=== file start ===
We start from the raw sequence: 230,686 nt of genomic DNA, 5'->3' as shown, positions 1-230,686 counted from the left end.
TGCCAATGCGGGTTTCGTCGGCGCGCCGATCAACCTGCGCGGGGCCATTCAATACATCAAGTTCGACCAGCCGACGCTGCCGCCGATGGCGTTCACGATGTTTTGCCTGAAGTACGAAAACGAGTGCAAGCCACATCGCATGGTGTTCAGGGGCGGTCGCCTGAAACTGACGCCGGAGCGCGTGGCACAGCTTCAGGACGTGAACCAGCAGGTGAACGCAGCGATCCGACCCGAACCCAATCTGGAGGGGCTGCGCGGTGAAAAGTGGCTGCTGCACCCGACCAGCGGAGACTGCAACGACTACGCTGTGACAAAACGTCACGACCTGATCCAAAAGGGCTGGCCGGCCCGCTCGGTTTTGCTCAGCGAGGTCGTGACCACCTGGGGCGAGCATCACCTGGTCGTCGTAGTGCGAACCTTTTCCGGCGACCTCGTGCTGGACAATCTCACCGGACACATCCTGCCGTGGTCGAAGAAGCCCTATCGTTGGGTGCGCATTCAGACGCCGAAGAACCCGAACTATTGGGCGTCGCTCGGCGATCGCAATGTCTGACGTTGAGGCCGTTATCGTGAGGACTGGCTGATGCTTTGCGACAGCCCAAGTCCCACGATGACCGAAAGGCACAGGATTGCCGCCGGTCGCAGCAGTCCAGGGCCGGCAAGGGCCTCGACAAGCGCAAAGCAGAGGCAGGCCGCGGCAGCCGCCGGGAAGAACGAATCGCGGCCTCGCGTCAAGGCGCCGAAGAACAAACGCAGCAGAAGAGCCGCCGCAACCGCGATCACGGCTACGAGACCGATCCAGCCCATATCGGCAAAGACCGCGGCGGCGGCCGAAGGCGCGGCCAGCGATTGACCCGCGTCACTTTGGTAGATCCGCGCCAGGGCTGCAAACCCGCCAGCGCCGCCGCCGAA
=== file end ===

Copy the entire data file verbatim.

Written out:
We start from the raw sequence: 230,686 nt of genomic DNA, 5'->3' as shown, positions 1-230,686 counted from the left end.
TGCCAATGCGGGTTTCGTCGGCGCGCCGATCAACCTGCGCGGGGCCATTCAATACATCAAGTTCGACCAGCCGACGCTGCCGCCGATGGCGTTCACGATGTTTTGCCTGAAGTACGAAAACGAGTGCAAGCCACATCGCATGGTGTTCAGGGGCGGTCGCCTGAAACTGACGCCGGAGCGCGTGGCACAGCTTCAGGACGTGAACCAGCAGGTGAACGCAGCGATCCGACCCGAACCCAATCTGGAGGGGCTGCGCGGTGAAAAGTGGCTGCTGCACCCGACCAGCGGAGACTGCAACGACTACGCTGTGACAAAACGTCACGACCTGATCCAAAAGGGCTGGCCGGCCCGCTCGGTTTTGCTCAGCGAGGTCGTGACCACCTGGGGCGAGCATCACCTGGTCGTCGTAGTGCGAACCTTTTCCGGCGACCTCGTGCTGGACAATCTCACCGGACACATCCTGCCGTGGTCGAAGAAGCCCTATCGTTGGGTGCGCATTCAGACGCCGAAGAACCCGAACTATTGGGCGTCGCTCGGCGATCGCAATGTCTGACGTTGAGGCCGTTATCGTGAGGACTGGCTGATGCTTTGCGACAGCCCAAGTCCCACGATGACCGAAAGGCACAGGATTGCCGCCGGTCGCAGCAGTCCAGGGCCGGCAAGGGCCTCGACAAGCGCAAAGCAGAGGCAGGCCGCGGCAGCCGCCGGGAAGAACGAATCGCGGCCTCGCGTCAAGGCGCCGAAGAACAAACGCAGCAGAAGAGCCGCCGCAACCGCGATCACGGCTACGAGACCGATCCAGCCCATATCGGCAAAGACCGCGGCGGCGGCCGAAGGCGCGGCCAGCGATTGACCCGCGTCACTTTGGTAGATCCGCGCCAGGGCTGCAAACCCGCCAGCGCCGCCGCCGAA